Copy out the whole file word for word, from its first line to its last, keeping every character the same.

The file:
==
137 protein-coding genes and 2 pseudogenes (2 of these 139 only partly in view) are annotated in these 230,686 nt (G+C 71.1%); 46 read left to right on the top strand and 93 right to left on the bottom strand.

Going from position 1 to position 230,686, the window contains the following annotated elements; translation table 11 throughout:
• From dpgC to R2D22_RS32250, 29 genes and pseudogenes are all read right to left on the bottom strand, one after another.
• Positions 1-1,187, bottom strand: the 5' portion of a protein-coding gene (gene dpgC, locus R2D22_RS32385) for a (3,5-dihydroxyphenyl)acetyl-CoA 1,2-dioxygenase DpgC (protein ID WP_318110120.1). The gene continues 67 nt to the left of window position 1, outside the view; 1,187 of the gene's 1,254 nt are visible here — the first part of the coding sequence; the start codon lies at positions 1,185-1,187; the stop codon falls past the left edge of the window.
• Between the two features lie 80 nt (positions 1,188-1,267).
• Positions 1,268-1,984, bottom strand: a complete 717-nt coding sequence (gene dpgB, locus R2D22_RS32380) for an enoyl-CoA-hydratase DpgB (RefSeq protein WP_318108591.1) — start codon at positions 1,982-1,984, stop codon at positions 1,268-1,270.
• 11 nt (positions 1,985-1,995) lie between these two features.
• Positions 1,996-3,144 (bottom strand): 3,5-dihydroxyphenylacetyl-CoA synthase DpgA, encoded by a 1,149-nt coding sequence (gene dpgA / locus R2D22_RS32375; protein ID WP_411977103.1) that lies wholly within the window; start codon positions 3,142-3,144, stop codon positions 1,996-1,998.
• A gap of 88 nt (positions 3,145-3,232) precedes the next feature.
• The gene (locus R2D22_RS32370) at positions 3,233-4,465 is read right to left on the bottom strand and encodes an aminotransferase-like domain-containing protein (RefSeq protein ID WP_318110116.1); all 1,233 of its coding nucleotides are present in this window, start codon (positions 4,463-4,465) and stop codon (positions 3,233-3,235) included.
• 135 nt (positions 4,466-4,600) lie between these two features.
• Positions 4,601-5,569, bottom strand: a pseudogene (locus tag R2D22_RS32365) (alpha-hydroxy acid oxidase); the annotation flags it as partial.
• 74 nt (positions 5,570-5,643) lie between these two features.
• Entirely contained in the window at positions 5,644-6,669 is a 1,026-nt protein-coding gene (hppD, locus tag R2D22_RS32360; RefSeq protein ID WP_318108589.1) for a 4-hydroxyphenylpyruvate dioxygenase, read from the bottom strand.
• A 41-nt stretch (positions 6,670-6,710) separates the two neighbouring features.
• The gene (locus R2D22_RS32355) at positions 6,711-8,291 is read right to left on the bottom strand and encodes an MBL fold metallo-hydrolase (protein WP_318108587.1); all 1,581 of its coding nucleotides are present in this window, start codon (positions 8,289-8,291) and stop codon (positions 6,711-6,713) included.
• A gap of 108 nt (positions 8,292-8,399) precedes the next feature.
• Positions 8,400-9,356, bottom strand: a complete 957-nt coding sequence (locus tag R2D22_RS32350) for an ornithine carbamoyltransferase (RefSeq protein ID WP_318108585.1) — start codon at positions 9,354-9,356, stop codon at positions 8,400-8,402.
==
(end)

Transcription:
137 protein-coding genes and 2 pseudogenes (2 of these 139 only partly in view) are annotated in these 230,686 nt (G+C 71.1%); 46 read left to right on the top strand and 93 right to left on the bottom strand.

Going from position 1 to position 230,686, the window contains the following annotated elements; translation table 11 throughout:
• From dpgC to R2D22_RS32250, 29 genes and pseudogenes are all read right to left on the bottom strand, one after another.
• Positions 1-1,187, bottom strand: the 5' portion of a protein-coding gene (gene dpgC, locus R2D22_RS32385) for a (3,5-dihydroxyphenyl)acetyl-CoA 1,2-dioxygenase DpgC (protein ID WP_318110120.1). The gene continues 67 nt to the left of window position 1, outside the view; 1,187 of the gene's 1,254 nt are visible here — the first part of the coding sequence; the start codon lies at positions 1,185-1,187; the stop codon falls past the left edge of the window.
• Between the two features lie 80 nt (positions 1,188-1,267).
• Positions 1,268-1,984, bottom strand: a complete 717-nt coding sequence (gene dpgB, locus R2D22_RS32380) for an enoyl-CoA-hydratase DpgB (RefSeq protein WP_318108591.1) — start codon at positions 1,982-1,984, stop codon at positions 1,268-1,270.
• 11 nt (positions 1,985-1,995) lie between these two features.
• Positions 1,996-3,144 (bottom strand): 3,5-dihydroxyphenylacetyl-CoA synthase DpgA, encoded by a 1,149-nt coding sequence (gene dpgA / locus R2D22_RS32375; protein ID WP_411977103.1) that lies wholly within the window; start codon positions 3,142-3,144, stop codon positions 1,996-1,998.
• A gap of 88 nt (positions 3,145-3,232) precedes the next feature.
• The gene (locus R2D22_RS32370) at positions 3,233-4,465 is read right to left on the bottom strand and encodes an aminotransferase-like domain-containing protein (RefSeq protein ID WP_318110116.1); all 1,233 of its coding nucleotides are present in this window, start codon (positions 4,463-4,465) and stop codon (positions 3,233-3,235) included.
• 135 nt (positions 4,466-4,600) lie between these two features.
• Positions 4,601-5,569, bottom strand: a pseudogene (locus tag R2D22_RS32365) (alpha-hydroxy acid oxidase); the annotation flags it as partial.
• 74 nt (positions 5,570-5,643) lie between these two features.
• Entirely contained in the window at positions 5,644-6,669 is a 1,026-nt protein-coding gene (hppD, locus tag R2D22_RS32360; RefSeq protein ID WP_318108589.1) for a 4-hydroxyphenylpyruvate dioxygenase, read from the bottom strand.
• A 41-nt stretch (positions 6,670-6,710) separates the two neighbouring features.
• The gene (locus R2D22_RS32355) at positions 6,711-8,291 is read right to left on the bottom strand and encodes an MBL fold metallo-hydrolase (protein WP_318108587.1); all 1,581 of its coding nucleotides are present in this window, start codon (positions 8,289-8,291) and stop codon (positions 6,711-6,713) included.
• A gap of 108 nt (positions 8,292-8,399) precedes the next feature.
• Positions 8,400-9,356, bottom strand: a complete 957-nt coding sequence (locus tag R2D22_RS32350) for an ornithine carbamoyltransferase (RefSeq protein ID WP_318108585.1) — start codon at positions 9,354-9,356, stop codon at positions 8,400-8,402.